Changes to the Planning Use Classes to Revitalise High Streets

29 juillet 2020

As part of wider changes to the planning system, the Government is changing the categories of use in the Use Classes Order from 1 September 2020 (in England only). The purpose is to better reflect the diversity of uses on high streets and in town centres - although the changes also aim to help those settings adapt to changing demands of society. This is one of the changes predicted by Ben Stansfield and Nigel Hewitson back in March, when discussing the impacts the COVID-19 pandemic will have on town and country planning.



What are the changes?

The new regulations which take effect on 1 September 2020 amend the Town and Country Planning (Use Classes) Order 1987 as it relates to England to abolish use classes A1-A5 (inc); B1; D1 and D2 and create three new use classes as follows:

  • Class E - Commercial, business and service - (includes previous uses A1 (shops), A2 (financial and professional services), A3 (restaurants and cafes) and B1 (business))
  • Class F.1 - Learning and non-residential institutions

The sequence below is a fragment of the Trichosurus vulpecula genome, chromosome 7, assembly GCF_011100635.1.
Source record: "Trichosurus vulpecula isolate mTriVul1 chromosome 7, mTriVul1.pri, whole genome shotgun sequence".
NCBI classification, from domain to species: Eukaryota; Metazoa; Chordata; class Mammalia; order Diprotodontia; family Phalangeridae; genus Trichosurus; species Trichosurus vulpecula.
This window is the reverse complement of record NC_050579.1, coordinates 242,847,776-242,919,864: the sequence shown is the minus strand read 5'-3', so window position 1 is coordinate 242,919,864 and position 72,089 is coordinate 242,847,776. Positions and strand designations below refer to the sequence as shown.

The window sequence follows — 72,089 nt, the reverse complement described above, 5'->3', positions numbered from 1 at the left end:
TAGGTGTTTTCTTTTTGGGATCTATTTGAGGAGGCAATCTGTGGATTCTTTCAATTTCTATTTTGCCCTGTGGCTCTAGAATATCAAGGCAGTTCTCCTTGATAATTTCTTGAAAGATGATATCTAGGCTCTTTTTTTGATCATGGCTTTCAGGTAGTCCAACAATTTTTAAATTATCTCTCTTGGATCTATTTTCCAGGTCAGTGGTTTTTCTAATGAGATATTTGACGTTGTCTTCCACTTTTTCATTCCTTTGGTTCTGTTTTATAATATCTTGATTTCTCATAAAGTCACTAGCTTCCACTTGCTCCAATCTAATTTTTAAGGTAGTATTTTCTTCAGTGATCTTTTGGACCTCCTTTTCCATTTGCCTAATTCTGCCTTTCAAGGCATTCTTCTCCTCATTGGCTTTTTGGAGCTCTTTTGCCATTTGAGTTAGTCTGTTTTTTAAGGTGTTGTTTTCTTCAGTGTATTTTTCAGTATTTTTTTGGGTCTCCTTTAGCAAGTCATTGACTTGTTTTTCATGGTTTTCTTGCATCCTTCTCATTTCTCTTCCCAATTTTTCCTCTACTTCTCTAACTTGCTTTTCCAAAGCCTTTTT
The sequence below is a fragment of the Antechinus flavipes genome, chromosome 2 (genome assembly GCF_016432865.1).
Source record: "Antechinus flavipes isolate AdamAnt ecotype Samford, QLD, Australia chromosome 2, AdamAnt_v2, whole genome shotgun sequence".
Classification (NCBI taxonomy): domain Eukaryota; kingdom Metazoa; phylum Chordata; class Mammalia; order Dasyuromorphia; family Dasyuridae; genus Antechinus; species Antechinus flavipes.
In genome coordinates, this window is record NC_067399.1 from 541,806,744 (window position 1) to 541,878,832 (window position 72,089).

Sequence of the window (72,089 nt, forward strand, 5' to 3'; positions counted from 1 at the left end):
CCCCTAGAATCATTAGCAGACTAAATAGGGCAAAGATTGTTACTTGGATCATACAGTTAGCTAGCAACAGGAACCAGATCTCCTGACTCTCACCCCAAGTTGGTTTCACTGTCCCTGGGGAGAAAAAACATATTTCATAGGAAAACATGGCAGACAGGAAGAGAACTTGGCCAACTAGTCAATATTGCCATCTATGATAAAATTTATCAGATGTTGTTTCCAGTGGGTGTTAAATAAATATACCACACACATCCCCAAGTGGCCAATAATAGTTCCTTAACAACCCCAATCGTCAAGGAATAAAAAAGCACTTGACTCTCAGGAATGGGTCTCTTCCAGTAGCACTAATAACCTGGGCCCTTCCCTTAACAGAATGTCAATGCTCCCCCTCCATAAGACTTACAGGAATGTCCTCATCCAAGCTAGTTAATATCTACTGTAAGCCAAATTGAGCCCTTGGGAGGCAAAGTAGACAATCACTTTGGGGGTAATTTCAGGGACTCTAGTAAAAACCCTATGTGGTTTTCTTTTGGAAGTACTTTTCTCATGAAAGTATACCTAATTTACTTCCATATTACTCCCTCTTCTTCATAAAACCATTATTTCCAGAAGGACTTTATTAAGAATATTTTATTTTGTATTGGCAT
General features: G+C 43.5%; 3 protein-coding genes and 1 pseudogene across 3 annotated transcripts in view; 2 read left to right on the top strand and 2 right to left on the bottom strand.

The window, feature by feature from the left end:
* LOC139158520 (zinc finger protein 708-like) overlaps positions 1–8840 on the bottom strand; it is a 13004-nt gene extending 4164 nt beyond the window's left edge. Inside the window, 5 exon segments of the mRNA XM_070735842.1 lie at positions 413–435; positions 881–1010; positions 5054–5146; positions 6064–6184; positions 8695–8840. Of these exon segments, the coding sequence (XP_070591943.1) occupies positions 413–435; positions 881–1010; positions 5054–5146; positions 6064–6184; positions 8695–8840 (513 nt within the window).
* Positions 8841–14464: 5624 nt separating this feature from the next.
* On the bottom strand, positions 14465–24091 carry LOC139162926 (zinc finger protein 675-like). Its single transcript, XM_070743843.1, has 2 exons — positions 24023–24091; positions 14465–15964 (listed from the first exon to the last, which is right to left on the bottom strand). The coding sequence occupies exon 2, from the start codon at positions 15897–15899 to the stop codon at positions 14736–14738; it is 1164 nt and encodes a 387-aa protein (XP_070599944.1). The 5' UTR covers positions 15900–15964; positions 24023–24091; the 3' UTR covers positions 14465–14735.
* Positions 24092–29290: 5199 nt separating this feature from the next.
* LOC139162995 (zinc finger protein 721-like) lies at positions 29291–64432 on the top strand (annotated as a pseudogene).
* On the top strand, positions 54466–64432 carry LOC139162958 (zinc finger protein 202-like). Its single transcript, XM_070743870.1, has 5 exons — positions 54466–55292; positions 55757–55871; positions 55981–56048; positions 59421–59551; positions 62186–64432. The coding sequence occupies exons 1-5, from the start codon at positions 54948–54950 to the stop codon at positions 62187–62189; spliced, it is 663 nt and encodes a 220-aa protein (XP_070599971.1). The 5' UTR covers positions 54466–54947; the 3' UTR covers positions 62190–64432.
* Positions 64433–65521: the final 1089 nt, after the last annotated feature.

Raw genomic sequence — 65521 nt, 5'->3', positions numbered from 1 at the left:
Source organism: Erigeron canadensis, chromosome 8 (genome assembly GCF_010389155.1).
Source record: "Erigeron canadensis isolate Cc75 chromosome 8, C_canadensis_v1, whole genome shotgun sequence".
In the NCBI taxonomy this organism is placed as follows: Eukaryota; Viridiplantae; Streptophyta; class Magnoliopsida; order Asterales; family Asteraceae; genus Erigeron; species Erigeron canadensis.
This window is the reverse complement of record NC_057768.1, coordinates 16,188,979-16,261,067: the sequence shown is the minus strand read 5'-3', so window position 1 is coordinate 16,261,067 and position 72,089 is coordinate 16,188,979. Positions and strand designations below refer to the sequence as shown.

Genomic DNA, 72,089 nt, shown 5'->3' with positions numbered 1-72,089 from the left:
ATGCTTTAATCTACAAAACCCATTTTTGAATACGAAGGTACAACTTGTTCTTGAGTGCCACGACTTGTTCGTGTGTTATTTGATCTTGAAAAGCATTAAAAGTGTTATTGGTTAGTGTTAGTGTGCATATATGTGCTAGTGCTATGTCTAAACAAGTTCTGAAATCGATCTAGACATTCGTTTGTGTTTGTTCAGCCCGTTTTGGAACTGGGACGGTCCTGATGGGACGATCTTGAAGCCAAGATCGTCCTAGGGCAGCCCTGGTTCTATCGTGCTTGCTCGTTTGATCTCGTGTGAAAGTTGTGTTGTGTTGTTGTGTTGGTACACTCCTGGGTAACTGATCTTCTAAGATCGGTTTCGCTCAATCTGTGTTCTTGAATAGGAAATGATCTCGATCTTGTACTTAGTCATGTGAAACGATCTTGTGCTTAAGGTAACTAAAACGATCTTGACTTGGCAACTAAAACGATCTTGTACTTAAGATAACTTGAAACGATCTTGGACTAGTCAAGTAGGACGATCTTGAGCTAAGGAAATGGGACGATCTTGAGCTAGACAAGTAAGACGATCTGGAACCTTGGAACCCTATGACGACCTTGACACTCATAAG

• F.2 - Local community

New Class E is very wide. It will include retail, food, some services, gyms, healthcare, nurseries, offices and light industrial uses. Class F.1 and F.2 take in some of the current use classes D1 (Non-residential institutions) and D2 (Assembly and leisure). Some particular uses will no longer fall within a class, meaning planning permission will be required to change - including pubs and bars, hot food takeaways, and cinemas.

A full summary of the new use classes is in the table at the end of this note.

Why are the changes important?

High Streets across the country have been struggling during recent years as they fail to compete with online retailers and large out-of-town retail parks and shopping centres. The move to online shopping has been accelerated by the COVID-19 pandemic, as many traditional High Streets have been forced to close for the last few months and many customers feel uncomfortable shopping in person.

By creating a new "Commercial, Business and Service" use encompassing all of the uses outlined above, it will be possible to move between the uses without the need for permitted development rights or planning permission. This will give more flexibility to property owners and allow them to be more creative with their stores to offer mixed uses. For example, a property could operate as a shop during the day and a restaurant or a gym in the evening.

The Order has not included pubs and bars (previously use class A4) or hot food takeaways (previously use class A5) within the new Use Class E, to avoid struggling shops changing use to pubs and takeaways along the High Street without planning permission. Interestingly, this now means that the flexibility offered to pubs three years ago to change to a mixed pub/restaurant use ("drinking establishment with enhanced food offering") is no longer available.